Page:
Tuesday, April 15, 2008

Computer games as art - or American Goy lets his inner nerd out

I am tired of politics, the Arab-Israeli conflict, and the true believers to whom bush and Israel are sacred cows, never to be questioned.

This blog post is about something completely different.

There are two parts to this article: the soul crushing part (if you are an avid computer gamer like myself) and the rupture part (which will uplift your spirit).

I recommend saying fuck it, skipping parts 1 and 2 and going directly to part 3.

Part 1: The decline of computer games - making bland, boring shit for the stupid masses

Computer games have a bad rap.

They are viewed as mindless, boring, dehumanizing form of crass, low brow entertainment.

And for the most part, the critics are right.

Three distinct types of computer games are being made today - these are three distinct genres.

First, and most popular, is the FPS - the first person shooter.
Simply put, this has the hero looking at a 3D world, walking, running, and killing everything in sight. Examples of this genre are all the world war 2 games, where one plays the role of a heroic soldier, who almost singlehandedly wins WW2 by killing literally hundreds of Germans.

So - kill, shoot, kill, pew pew blam blam.

Second type, just a tad bit less popular than FPS, is RTS - real time strategy.

This has the player not looking through at the world thru a first person perspective, but from above, the "just below the sky" level of viewpoint. The player uses a mouse pointer to choose a worker, or workers, who then build buildings, which then make soldiers and tanks and planes, which then proceed to kill off enemy units and destroy enemy buildings.

So - kill, shoot, pew pew blam blam.

The third, and by far least popular genre, is the adventure genre.
The player's viewpoint can be from the first person (eyesight on the ground, just like FPS) or from above (just like RTS), or slightly from behind the player's character (looking at his/her butt for hours on end) but the player, instead of focusing solely on killing stuff, has to run around, look for quests, given by various people in the game, do their bidding, and get a reward.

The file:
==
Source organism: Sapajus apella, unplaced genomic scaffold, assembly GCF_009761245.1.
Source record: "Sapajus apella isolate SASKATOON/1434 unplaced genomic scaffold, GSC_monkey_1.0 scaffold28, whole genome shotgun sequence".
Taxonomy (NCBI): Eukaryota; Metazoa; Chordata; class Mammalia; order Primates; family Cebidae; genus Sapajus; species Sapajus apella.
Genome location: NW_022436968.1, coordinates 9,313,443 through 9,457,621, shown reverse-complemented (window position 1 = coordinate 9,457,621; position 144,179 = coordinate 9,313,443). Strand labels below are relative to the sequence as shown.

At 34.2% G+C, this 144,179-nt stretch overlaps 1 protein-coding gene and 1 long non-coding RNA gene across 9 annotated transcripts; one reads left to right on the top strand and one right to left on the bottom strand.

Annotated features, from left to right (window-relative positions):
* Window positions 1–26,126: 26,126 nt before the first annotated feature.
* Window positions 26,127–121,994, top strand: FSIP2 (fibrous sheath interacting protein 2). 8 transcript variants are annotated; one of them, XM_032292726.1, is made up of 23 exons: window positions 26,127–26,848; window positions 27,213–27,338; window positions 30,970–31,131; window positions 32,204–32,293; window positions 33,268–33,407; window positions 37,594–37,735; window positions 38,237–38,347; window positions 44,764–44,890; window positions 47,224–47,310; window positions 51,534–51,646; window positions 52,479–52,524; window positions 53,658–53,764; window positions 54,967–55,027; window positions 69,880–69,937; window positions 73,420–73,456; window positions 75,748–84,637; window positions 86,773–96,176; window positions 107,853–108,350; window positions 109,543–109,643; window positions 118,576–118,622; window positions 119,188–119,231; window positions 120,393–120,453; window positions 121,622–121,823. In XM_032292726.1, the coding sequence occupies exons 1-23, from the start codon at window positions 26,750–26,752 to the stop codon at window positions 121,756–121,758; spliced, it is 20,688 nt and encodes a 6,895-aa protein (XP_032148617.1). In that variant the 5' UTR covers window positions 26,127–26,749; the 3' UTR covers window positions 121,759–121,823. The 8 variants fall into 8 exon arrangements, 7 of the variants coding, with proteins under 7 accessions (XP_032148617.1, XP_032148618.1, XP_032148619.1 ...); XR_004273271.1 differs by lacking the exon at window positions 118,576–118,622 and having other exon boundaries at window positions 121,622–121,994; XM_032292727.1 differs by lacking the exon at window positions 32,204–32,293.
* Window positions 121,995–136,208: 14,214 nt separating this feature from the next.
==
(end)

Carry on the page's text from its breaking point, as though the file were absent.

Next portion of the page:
Usually, in reality, this becomes tedious, as the player is given such quests as: go there, kill the bad guys, steal the gem, and bring it to this person for reward.

So, even though the idea is good, the execution (especially of recent adventure games) is (yep, you guessed it):

So - kill, shoot, pew pew blam blam.


I think that everything corporate America touches turns to crap.
Look at rap music - first, it was a music from the gutter, from the ghettos, angry music, detailing the daily struggle to survive, the depression, the hatred of the system that kept a young black man down, and then...

Enter corporate America, eager to cash in on this rap thing:
Rap is now about how great it is to be a rapper, how many women you have, how many and how big cars you possess, and of course, life is good.


Same thing happened with computer games.

In the beginning, in the pre history of gaming, during the time of Commodore C-64, Spectrum Holobyte, when games were loaded into the computer using tapes - YES, tapes, as in actual tapes - games were fun.

There were no rules, there were no three (really, two) dominant genres, and game developers did not have the fat, clueless CEO and even stupider marketing "expert" breathing down their necks to develop YET ANOTHER FPS or RTS.

Every game was innovative, and everything was tried - games were cheap to develop and code, and it was a fun era (eh, nostalgia).

Now, in the modern era the gaming industry makes more money than Hollywood - article is here. Yes, you read that right - the gaming industry makes more money than our movies, with Angelina Jolie, Brad Pitt and other assorted idiots.

With this kind of money on the line, the big studios frown and actively discourage innovation. After all, innovation is risky, and when you develop a game that uses big time Hollywood actors, has taken several years to code and develop - the last thing you want is for the game to sell too few copies.

So, we are now in the bleh era of gaming - as in, Electronic Arts releases its American Football games for years, with each year virtually the same damn game being released, with possibly better graphics (see here for this crushing lack of innovation in action).

Simply put, why innovate and do something new, when the tried, true and old is selling anyway?

So - take no risk in computer games development (and rap... and everything else) because big money are on the line.